Regarding the problem of Casio Prizm calculators that hang on the power-off screen and then die when rebooted, I have the feeling that we [the Casio programming enthusiast community] have discussed this subject way more than Casio ever did – in the end, it may be easier and cheaper to fix or replace, say, 1% of the calculators they sell, than to pay lots of working hours to discuss and fix hard-to-reproduce bugs, delaying the production of newer models (in the end, nowadays people buy a calculator because it’s fancy, not because it will survive the apocalypse ).
To all the users with dead calculators… I know your situation is bad (especially if you didn’t have backups of the data in it), but just send the f***ing thing for repairs before the three year warranty expires. Make sure to explain how it broke, maybe they will fix it some day. And when the warranty expires, if you still need a graphic calculator, well, buy a new one (eventually not from Casio?).
Is it just my impression, or nowadays many people with smartphones, who also have a data-capped connection at home, conserve their list of apps to update until they go to a friend’s house, find free (or school/work) WiFi, or otherwise find means to avoid having automatic updates use data on your Internet connection?
Personally, I put all of my machines to update on the last two days of the month, to avoid that situation where my stupid ISP limits the connection speed to 128 kbit/s, after I use 15 GB of data in a single month (if I can’t avoid the situation, at least the speed will only be ridiculously low for at most two days)… yeah, that’s the state of 3G data plans in Portugal (across all ISPs).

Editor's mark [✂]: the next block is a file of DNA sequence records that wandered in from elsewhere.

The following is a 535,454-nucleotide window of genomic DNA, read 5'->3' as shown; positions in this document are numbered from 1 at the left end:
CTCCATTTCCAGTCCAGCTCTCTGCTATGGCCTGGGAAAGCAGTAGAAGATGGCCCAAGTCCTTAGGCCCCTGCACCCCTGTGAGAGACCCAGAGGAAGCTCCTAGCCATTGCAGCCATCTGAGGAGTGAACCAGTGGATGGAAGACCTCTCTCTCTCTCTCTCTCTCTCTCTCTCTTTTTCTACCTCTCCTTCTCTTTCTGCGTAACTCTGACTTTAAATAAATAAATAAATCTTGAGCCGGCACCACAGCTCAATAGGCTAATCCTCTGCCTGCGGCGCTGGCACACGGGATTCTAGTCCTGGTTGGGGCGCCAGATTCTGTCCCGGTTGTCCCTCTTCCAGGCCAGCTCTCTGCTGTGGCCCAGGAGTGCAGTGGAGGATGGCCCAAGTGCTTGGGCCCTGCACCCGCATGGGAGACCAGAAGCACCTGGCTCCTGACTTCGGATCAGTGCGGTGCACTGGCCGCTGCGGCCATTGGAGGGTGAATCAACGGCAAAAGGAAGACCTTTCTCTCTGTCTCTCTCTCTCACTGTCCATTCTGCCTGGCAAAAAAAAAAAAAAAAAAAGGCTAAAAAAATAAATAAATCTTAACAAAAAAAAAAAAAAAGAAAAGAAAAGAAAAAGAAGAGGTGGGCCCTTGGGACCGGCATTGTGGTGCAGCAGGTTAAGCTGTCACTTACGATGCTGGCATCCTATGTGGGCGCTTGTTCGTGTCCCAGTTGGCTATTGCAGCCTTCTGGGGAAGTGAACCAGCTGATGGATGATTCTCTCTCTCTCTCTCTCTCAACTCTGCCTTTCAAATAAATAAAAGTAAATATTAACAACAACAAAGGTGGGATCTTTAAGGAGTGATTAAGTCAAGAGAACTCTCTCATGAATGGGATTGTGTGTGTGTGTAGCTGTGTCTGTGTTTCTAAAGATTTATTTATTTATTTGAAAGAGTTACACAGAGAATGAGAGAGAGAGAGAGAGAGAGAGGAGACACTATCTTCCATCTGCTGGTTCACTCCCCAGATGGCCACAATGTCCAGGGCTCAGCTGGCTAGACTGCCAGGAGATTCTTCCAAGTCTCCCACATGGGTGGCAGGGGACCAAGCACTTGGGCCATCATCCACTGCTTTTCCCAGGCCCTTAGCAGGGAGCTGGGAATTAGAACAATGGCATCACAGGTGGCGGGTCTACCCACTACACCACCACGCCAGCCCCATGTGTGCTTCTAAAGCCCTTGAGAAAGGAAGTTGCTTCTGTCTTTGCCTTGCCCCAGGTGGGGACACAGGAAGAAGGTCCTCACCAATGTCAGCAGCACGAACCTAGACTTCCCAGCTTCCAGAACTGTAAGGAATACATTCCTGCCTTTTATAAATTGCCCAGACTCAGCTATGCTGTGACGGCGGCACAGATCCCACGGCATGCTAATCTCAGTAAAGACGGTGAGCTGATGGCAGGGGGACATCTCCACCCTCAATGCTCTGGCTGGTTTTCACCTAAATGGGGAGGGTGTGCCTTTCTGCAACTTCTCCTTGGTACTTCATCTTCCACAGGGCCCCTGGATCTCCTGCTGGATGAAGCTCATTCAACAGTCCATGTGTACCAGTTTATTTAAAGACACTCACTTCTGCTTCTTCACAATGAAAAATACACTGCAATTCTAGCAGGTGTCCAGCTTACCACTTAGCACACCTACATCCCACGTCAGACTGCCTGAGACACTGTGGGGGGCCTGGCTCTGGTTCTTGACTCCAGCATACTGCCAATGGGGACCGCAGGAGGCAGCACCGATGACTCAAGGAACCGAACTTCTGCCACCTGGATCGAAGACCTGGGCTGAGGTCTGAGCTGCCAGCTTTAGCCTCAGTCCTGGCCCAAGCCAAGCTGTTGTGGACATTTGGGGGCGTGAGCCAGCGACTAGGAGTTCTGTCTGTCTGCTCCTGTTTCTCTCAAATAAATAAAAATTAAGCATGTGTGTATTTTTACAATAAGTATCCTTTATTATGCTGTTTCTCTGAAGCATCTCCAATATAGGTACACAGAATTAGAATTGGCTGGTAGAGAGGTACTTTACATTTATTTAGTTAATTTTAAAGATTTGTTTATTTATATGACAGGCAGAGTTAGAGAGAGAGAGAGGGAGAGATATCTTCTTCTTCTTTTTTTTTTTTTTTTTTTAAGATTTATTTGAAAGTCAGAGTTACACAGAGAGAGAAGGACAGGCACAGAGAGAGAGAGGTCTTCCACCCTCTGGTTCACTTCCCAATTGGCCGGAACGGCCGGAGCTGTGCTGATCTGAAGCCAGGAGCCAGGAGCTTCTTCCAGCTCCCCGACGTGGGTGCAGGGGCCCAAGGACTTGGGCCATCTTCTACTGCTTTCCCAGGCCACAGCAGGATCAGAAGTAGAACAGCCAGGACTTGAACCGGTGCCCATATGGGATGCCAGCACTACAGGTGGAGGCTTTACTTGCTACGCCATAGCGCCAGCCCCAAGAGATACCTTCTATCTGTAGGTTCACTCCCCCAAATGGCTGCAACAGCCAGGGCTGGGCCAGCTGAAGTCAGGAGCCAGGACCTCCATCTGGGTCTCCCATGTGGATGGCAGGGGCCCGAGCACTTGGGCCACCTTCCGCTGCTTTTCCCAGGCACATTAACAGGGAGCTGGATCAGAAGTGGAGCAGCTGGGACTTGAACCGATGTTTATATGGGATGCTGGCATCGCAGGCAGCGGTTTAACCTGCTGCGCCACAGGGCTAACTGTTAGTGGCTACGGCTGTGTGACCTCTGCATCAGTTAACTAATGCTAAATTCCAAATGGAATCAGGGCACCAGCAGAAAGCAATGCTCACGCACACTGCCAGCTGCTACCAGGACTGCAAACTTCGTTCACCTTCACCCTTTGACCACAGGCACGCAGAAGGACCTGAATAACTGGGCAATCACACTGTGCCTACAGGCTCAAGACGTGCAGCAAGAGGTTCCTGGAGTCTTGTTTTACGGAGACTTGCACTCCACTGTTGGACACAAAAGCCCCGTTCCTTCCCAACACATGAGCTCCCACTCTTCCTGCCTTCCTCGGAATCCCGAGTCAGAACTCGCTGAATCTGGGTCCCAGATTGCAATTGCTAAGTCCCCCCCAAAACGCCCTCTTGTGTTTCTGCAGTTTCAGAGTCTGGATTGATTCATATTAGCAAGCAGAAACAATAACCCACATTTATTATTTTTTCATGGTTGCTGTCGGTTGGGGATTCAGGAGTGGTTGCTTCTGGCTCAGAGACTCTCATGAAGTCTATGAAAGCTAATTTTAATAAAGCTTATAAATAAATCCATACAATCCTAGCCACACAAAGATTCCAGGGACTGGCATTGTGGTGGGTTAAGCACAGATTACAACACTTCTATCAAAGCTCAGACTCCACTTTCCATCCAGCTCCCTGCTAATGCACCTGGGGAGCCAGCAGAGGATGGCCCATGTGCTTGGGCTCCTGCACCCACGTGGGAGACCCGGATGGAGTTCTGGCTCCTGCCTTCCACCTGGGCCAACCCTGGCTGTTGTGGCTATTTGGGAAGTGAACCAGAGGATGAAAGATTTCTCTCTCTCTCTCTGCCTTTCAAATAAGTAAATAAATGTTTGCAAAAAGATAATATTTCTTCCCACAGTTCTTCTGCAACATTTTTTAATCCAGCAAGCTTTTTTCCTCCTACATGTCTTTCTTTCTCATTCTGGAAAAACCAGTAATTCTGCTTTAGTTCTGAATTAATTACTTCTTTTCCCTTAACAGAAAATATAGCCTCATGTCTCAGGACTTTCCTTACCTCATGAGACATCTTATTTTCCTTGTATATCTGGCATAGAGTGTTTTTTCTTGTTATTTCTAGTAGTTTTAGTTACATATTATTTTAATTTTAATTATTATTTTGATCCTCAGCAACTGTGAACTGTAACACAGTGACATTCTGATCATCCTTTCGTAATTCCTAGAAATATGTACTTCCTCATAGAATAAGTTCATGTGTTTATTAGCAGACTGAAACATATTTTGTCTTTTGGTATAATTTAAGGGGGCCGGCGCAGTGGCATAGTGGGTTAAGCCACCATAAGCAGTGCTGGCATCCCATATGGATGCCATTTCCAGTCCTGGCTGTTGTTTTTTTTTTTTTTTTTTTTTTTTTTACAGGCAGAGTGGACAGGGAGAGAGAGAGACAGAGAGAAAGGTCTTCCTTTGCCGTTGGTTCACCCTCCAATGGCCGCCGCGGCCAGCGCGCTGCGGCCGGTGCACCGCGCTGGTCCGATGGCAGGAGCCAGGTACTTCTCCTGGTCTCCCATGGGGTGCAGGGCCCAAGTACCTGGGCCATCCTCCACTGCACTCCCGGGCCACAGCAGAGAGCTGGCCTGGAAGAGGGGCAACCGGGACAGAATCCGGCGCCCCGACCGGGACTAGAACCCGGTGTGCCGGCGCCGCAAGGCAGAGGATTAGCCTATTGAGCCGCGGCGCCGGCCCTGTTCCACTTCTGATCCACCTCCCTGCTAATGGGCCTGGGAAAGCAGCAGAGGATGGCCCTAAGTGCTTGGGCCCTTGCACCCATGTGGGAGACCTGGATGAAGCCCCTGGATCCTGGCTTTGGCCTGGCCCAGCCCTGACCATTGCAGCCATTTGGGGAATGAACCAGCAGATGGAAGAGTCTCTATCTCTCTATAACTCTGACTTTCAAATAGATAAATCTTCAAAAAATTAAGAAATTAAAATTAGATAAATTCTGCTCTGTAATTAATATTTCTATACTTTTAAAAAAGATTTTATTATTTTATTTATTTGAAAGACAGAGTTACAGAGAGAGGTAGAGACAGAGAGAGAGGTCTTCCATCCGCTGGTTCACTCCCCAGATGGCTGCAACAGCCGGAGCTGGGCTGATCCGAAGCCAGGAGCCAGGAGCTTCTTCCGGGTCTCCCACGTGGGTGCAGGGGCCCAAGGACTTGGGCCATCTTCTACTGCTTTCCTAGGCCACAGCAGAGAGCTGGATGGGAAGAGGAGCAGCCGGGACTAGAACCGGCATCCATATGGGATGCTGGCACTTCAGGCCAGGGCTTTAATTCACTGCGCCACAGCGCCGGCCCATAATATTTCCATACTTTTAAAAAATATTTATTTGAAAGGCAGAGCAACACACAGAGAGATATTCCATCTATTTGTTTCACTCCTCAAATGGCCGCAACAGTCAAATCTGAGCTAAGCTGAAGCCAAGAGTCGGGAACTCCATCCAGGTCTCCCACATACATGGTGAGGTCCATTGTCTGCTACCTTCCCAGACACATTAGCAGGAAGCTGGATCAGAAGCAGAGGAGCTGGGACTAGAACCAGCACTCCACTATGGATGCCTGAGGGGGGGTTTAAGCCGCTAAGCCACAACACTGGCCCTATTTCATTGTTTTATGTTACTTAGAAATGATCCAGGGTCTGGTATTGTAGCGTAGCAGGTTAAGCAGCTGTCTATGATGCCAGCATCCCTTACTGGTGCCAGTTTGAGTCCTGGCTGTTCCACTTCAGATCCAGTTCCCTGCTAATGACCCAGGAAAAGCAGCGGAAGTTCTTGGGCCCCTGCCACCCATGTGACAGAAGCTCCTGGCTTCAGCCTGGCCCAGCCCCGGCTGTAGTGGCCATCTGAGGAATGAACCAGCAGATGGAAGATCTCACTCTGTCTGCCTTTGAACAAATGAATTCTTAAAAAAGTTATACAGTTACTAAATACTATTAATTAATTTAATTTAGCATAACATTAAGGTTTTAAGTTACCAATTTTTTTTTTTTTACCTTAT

Note to self:
By default, Linux Mint brings OpenDNS (which I hate, if not for anything else, for the NXDOMAIN response it gives) as the resolvconf fallback. Deleting /etc/resolvconf/resolv.conf.d/tail as root and then restarting the resolvconf will (re)solve it. Do not waste time trying to figure out where the DNS is being hijacked on your network: the thing is right on your machine, even if you have overridden the DHCP DNS configuration on the network configuration dialogues – out of the box, it will always use OpenDNS if the DNS servers you or DHCP specified, are not available/don’t answer fast enough.
By the way: http://myresolver.info/ helps with debugging DNS issues.
This post brings to an end months of trouble, and me thinking my ISP, to add to the fact that even though my plan is unlimited, severe speed limiting starts at 15 GB of data usage, was also hijacking DNS queries to their own system. Fortunately, looks like it is not the case. At the same time, I’m disappointed with the choice of DNS fallback by the people behind Linux Mint.